Tony Blair should be “dragged in shackles” to court as a war criminal, according to the father of a son who was killed in the 2003 invasion of Iraq.
Reg Keys is one of a number of relatives of soldiers killed in the Iraq War who have threatened to take legal action against Sir John Chilcot if he does not publish his report into the war by the end of the year.
Mr Keys accuses him of failing to understand the feelings of the bereaved as the ongoing “Maxwellisation” process, whereby those criticised in the report are given time to respond before publication, continues to delay the inquiry six years after it was set up.
He said Mr Blair should be tried as a war criminal because of the 180 British personnel who were killed and the 3,500 Britons who were wounded, in addition to the thousands of Iraqi’s who were killed by Western forces.
The on-going coverage of the delays in the publication of the Chilcot inquiry was “like an open wound that is continually prodded,” Mr Keys said.
"The only way for me to move on from this now is to consign Iraq to history and part of doing so is to get this inquiry published,” he told the BBC.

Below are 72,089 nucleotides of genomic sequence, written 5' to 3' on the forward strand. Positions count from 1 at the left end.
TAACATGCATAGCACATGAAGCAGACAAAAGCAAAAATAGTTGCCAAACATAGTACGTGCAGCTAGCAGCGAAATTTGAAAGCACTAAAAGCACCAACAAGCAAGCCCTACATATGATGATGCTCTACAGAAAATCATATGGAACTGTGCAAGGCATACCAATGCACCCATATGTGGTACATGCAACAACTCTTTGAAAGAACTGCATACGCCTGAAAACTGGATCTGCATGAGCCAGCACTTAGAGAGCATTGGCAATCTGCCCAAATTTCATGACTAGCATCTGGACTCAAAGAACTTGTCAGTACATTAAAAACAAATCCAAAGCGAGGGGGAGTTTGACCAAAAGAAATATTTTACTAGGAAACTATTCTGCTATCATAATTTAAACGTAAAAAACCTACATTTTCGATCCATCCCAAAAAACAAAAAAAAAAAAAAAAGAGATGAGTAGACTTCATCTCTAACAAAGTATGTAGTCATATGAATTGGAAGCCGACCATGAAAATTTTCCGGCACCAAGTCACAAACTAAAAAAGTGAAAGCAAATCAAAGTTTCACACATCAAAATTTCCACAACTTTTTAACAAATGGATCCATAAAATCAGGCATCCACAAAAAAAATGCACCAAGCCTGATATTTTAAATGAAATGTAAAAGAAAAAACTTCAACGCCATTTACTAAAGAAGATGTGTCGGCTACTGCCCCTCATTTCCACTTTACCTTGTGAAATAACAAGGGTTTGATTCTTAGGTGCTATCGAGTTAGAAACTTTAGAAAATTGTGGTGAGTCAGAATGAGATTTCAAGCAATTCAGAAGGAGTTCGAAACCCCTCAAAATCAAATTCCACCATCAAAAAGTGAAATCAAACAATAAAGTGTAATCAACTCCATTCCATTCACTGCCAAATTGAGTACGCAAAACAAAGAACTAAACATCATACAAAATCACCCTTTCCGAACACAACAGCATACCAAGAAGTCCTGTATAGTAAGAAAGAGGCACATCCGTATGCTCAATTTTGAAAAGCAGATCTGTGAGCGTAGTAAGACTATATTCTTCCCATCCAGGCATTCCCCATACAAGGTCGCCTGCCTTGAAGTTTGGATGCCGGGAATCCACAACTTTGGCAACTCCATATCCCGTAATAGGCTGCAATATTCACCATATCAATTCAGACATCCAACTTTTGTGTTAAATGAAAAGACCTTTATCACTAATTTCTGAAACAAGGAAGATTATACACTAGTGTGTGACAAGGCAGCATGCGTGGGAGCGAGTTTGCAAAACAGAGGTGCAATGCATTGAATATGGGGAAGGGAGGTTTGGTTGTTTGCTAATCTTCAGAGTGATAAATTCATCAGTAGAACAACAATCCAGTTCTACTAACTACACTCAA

"Yes I'd like to see Tony Blair dragged in shackles off to court as a war criminal because we have to bear in mind 180 British service personnel were killed here, over 3,500 wounded, two million Iraqis fled Iraq, over 100,000 innocent Iraqis have been killed.
"This is an inquiry into a war. This isn't an inquiry into, I don't know, the price of milk, the price of rail travel or the price of energy, and I don't think Sir John has actually got that to be honest, the gravity of what's happened here."
Mr Keys is part of a group of 29 families who have issued a legal ultimatum to Sir John, believing the law requiring inquiries to be concluded in a reasonable timeframe may have been breached.
Jack Straw, who served as Foreign Secretary at the time of the 2003 invasion of Iraq, said the delay in the publication of the report was nothing to do with witnesses to the inquiry and said he shared the families' frustration at the delay.
The Iraq War: A timeline
The Iraq War: A timeline
1/16 11 September 2001
Terrorists belonging to al-Qaeda use hijacked aeroplanes to kill 2,996 people in attacks on the east coast of the US.
2/16 12 September 2001
Tony Blair promises George W Bush that the UK will support the US, whatever the President decides to do.
3/16 25 March 2002
Jack Straw, Foreign Secretary, warns Blair that invading Iraq would be legally dubious.
4/16 June 2002
Tony Blair asks defence officials to outline options for UK participation in military action against Iraq.
5/16 24 September 2002
The government publishes a dossier about the threat from Iraq’s weapons of mass destruction. A foreword by Tony Blair states that Saddam Hussein’s “military planning allows for some of the WMD to be ready within 45 minutes of an order to use them”. It is subsequently alleged that this dossier was “sexed up” for political reasons.
6/16 2 October 2002